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Singularity Sky

5 Ratings: 1.6
A book by Charles Stross

From Publishers Weekly  In his first novel, British author Stross, one of the hottest short-story writers in the field, serves up an energetic and sometimes satiric mix of cutting-edge nanotechnology, old-fashioned space opera and leftist political … see full wiki

Author: Charles Stross
Publisher: Ace (June 29, 2004)
1 review about Singularity Sky

Singularly Boring

  • Mar 13, 2009
  • by
Rating:
-4
This science fiction novel is set far in the future after a forced Diaspora of humans across the universe by an artificial intelligence run amok, the Eschaton. Unfortunately, we find out very, very little about the motivations or activities of the AI - other than its prime goal is to keep humans from messing around with faster than light travel (FTL) and the possibilities of time travel it implies. The Eschaton doesn't want anybody going back in time and changing the conditions that brought it into existence. Other than that, the Eschaton is just background.

The bulk of the novel is about a planetary system, the New Republic, run by a militaristic authoritarian regime that prohibits high technology and is intentionally isolated form the rest of the humanity. A Marxist (yes, Marxist) revolutionary cadre has sprung up on one of it's backwater colony planets - which explodes unpredictably when a mysterious starship calling itself the Festival arrives offering the inhabitants anything they want in exchange for information (stories, theories, what have you). They suddenly find themselves will all the material and technological goods they could have ever wanted, with some unintended consequences. Sound boring yet? It was.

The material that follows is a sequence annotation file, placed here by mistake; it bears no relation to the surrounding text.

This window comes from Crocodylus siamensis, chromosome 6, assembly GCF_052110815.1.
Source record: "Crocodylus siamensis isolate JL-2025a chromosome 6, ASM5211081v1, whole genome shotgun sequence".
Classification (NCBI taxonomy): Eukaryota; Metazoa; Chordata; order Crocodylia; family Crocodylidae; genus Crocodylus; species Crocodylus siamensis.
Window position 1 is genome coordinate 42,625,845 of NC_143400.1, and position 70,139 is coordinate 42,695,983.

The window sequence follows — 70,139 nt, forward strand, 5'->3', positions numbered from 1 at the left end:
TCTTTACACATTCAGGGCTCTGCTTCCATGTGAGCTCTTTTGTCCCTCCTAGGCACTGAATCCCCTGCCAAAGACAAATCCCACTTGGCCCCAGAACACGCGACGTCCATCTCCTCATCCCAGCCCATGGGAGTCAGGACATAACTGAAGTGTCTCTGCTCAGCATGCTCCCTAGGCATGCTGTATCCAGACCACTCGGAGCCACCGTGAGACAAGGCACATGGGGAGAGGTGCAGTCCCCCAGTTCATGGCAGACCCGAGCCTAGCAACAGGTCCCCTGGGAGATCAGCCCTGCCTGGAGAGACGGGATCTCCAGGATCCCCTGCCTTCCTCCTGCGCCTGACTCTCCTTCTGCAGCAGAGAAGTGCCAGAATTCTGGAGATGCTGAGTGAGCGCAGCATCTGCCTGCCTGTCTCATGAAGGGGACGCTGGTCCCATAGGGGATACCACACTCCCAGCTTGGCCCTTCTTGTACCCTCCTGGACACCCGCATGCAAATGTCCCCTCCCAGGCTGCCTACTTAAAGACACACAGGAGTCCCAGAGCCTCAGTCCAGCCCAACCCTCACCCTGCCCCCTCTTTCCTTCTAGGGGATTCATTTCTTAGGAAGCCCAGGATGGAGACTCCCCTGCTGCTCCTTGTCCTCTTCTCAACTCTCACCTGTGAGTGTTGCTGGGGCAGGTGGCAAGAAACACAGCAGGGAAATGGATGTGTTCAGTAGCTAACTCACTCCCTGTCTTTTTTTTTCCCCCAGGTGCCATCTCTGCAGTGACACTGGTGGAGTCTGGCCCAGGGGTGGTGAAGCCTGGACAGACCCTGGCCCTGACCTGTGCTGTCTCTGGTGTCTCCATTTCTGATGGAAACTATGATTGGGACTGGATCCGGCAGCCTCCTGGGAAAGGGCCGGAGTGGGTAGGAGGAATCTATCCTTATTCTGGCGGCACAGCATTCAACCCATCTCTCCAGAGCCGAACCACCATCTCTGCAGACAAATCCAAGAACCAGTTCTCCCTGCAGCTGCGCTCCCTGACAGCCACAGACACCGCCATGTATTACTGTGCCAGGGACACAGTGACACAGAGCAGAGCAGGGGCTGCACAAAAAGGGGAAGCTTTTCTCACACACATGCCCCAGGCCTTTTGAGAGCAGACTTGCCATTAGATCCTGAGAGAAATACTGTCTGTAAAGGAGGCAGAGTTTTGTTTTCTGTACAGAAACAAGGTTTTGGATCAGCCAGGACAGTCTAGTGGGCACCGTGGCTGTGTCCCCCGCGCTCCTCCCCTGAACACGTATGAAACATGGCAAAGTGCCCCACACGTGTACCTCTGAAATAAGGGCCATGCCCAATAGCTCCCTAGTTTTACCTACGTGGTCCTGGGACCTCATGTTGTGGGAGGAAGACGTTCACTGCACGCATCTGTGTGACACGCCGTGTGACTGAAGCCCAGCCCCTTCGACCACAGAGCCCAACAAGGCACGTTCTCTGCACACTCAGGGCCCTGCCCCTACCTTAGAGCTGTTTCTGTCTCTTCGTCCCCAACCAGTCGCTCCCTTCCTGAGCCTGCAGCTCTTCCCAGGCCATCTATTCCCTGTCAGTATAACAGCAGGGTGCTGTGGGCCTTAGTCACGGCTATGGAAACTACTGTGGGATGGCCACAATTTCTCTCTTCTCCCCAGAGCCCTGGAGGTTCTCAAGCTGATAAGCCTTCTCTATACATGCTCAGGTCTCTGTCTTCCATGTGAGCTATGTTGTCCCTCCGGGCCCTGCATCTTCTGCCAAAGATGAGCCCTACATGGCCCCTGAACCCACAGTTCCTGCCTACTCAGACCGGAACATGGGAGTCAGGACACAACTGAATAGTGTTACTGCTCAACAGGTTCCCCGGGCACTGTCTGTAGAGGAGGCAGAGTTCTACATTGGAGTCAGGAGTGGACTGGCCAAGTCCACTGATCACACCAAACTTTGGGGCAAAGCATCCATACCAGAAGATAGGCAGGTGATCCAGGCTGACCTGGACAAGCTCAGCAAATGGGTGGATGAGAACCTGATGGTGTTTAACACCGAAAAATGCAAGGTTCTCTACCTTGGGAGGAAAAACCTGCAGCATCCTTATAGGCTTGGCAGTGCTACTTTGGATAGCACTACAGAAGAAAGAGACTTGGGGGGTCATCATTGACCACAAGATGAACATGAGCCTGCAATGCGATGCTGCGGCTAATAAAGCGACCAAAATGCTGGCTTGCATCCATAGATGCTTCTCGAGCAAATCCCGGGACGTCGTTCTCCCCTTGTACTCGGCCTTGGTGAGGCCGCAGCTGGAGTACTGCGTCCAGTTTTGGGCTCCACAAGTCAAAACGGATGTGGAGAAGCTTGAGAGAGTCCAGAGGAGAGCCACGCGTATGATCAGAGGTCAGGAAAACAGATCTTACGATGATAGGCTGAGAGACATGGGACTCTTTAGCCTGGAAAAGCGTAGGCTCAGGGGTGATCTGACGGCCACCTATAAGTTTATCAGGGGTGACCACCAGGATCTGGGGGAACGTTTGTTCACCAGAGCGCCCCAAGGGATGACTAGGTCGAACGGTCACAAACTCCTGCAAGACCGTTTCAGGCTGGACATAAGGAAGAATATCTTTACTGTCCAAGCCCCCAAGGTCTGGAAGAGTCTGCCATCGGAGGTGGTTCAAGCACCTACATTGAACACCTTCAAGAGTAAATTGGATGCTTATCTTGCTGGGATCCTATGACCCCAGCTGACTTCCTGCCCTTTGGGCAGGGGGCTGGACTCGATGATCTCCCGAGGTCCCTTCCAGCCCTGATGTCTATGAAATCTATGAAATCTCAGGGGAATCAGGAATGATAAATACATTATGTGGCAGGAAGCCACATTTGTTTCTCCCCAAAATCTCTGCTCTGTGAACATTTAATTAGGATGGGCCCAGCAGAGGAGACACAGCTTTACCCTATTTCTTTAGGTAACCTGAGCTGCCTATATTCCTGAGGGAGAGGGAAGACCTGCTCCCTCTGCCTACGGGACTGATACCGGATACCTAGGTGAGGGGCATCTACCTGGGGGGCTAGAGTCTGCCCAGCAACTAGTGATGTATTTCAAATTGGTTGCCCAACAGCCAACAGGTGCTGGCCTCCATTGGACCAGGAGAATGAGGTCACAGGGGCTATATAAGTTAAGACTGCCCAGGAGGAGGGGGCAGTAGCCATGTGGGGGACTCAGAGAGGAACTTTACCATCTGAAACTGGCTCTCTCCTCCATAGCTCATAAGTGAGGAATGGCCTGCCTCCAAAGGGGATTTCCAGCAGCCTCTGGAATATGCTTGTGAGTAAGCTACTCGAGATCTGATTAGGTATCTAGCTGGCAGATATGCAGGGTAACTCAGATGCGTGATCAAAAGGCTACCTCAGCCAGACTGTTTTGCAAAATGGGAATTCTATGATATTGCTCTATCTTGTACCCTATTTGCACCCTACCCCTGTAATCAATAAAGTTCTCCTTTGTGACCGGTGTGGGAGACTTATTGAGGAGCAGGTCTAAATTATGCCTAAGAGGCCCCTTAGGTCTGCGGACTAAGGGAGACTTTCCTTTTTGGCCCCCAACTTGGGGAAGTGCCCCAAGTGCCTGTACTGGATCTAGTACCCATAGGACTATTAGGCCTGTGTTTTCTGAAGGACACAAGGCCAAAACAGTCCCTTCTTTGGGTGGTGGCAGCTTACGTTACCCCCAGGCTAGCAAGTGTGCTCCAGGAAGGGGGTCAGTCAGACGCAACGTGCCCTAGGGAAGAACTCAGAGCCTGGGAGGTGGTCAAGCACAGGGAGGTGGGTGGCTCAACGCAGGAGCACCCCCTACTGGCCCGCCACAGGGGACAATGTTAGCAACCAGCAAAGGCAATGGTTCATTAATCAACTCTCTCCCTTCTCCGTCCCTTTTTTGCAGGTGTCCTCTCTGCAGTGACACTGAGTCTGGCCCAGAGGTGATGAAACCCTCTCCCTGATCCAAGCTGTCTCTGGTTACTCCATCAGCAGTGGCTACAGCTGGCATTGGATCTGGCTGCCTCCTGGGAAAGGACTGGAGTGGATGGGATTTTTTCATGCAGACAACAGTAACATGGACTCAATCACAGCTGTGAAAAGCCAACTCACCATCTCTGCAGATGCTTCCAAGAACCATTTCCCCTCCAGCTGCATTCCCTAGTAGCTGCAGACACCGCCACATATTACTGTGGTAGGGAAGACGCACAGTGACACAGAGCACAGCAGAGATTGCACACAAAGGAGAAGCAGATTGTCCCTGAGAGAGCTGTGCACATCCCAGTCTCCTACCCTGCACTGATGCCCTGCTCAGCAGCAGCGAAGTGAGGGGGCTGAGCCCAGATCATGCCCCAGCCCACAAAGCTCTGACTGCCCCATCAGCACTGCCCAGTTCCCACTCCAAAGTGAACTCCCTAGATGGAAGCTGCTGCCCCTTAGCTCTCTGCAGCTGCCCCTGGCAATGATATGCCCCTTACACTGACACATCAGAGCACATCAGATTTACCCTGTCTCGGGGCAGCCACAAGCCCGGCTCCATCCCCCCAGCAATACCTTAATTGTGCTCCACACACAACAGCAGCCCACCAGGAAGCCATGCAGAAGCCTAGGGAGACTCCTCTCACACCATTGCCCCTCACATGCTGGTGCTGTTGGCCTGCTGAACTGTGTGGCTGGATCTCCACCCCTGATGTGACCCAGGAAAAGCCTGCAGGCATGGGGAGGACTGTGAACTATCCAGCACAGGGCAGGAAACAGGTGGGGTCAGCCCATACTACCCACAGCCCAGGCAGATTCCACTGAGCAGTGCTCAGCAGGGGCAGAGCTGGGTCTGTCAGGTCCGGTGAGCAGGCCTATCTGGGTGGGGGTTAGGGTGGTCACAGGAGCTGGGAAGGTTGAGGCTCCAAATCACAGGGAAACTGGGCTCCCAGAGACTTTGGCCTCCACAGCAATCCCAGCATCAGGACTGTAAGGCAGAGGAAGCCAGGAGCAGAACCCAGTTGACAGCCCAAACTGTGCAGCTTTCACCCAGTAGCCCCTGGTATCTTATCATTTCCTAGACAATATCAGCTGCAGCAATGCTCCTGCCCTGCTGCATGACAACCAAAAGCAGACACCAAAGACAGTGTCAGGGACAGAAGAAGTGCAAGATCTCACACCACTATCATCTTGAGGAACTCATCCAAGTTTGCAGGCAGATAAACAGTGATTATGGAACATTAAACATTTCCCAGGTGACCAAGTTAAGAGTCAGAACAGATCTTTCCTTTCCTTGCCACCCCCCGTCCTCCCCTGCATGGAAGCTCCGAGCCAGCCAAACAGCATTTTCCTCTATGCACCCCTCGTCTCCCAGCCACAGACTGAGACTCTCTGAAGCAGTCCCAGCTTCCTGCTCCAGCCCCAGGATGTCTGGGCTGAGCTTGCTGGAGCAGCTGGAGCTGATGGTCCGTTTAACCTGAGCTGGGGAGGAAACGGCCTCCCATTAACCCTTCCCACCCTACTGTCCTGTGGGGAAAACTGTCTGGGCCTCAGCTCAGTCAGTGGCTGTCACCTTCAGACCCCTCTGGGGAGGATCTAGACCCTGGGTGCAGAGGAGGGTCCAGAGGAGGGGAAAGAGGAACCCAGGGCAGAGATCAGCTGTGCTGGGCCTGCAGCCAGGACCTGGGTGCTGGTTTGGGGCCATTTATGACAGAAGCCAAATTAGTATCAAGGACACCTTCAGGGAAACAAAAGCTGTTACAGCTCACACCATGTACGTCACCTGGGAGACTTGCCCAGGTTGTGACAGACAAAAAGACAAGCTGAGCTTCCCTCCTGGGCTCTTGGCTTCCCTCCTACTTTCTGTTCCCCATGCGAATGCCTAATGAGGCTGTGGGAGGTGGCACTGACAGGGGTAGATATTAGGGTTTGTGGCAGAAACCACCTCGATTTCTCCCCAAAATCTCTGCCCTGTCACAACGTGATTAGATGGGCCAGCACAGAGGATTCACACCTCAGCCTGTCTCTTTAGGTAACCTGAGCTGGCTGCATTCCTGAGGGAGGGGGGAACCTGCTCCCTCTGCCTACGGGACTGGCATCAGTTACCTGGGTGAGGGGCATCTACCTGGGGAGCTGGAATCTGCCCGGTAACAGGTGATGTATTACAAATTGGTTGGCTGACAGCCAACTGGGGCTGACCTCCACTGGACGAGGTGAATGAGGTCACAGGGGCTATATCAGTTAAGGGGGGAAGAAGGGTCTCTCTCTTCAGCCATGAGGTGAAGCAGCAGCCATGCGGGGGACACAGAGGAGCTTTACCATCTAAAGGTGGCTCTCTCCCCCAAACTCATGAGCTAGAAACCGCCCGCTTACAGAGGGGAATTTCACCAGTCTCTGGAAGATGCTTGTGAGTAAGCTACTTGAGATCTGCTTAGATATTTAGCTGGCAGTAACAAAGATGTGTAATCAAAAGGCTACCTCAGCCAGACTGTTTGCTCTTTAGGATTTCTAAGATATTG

In the meantime, two agents of differing groups but with similar outlooks - Rachael Mansour and Martin Springfield - meet and fall in love, as they continue on their missions aboard a New Republic starship dispatched to crush the rebellion.

And so the story goes...

There are three primary problems with this novel. First, the characters are poorly drawn, except for Rachael and Martin. Second, the story is not well developed and the deeper motivations of various actors are poorly explained. And third, there is far too much filler type writing such as the tedious military jargon and aimless political maneuverings aboard the star ship that do absolutely nothing to advance the story and are tedious to read.

Unless you want to read all the Hugo nominees for the sake of it, I'd recommend skipping this one.

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